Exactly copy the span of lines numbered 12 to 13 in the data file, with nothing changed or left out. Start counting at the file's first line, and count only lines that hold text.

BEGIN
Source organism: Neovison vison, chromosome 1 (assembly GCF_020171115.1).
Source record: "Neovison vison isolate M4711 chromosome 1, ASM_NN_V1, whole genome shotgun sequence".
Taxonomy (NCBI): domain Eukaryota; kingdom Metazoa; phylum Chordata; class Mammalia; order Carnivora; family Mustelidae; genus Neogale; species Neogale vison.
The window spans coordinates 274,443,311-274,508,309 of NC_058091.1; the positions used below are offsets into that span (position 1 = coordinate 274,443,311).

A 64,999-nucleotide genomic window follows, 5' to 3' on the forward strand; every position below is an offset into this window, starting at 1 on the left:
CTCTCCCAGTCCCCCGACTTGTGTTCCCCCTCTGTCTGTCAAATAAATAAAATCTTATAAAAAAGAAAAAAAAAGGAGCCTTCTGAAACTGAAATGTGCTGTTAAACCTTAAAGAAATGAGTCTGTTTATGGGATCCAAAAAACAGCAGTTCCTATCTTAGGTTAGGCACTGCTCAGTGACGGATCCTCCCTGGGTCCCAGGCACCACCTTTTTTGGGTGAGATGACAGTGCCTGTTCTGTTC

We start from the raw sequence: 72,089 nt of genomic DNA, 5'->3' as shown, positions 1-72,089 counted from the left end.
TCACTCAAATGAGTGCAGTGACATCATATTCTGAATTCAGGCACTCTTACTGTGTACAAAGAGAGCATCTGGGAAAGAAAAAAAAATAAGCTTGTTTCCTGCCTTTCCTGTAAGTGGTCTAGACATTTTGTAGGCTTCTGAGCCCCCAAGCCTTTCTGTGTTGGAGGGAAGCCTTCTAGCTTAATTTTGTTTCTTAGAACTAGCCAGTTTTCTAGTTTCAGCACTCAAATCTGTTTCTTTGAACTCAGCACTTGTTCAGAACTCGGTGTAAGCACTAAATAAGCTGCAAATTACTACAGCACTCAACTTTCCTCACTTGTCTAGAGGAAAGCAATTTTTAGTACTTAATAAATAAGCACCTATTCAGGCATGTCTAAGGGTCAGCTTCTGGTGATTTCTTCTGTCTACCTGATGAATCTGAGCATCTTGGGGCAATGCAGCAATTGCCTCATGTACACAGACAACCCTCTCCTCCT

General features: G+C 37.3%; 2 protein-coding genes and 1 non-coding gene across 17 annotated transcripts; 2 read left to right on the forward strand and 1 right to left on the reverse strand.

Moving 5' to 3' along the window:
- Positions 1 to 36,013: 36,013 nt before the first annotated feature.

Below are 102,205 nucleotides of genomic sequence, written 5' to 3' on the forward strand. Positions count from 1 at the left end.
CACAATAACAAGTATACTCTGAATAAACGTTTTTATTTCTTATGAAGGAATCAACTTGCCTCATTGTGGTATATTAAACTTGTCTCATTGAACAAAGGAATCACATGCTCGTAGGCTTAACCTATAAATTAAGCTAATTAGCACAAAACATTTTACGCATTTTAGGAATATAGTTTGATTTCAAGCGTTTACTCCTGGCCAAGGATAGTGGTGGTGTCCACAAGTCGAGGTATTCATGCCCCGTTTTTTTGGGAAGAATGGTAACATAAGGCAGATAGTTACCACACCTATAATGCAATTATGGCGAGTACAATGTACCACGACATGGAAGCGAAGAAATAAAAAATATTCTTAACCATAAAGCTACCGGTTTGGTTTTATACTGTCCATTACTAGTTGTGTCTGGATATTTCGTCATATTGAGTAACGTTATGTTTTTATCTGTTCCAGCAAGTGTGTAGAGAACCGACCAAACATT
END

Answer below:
Below are 102,205 nucleotides of genomic sequence, written 5' to 3' on the forward strand. Positions count from 1 at the left end.
CACAATAACAAGTATACTCTGAATAAACGTTTTTATTTCTTATGAAGGAATCAACTTGCCTCATTGTGGTATATTAAACTTGTCTCATTGAACAAAGGAATCACATGCTCGTAGGCTTAACCTATAAATTAAGCTAATTAGCACAAAACATTTTACGCATTTTAGGAATATAGTTTGATTTCAAGCGTTTACTCCTGGCCAAGGATAGTGGTGGTGTCCACAAGTCGAGGTATTCATGCCCCGTTTTTTTGGGAAGAATGGTAACATAAGGCAGATAGTTACCACACCTATAATGCAATTATGGCGAGTACAATGTACCACGACATGGAAGCGAAGAAATAAAAAATATTCTTAACCATAAAGCTACCGGTTTGGTTTTATACTGTCCATTACTAGTTGTGTCTGGATATTTCGTCATATTGAGTAACGTTATGTTTTTATCTGTTCCAGCAAGTGTGTAGAGAACCGACCAAACATT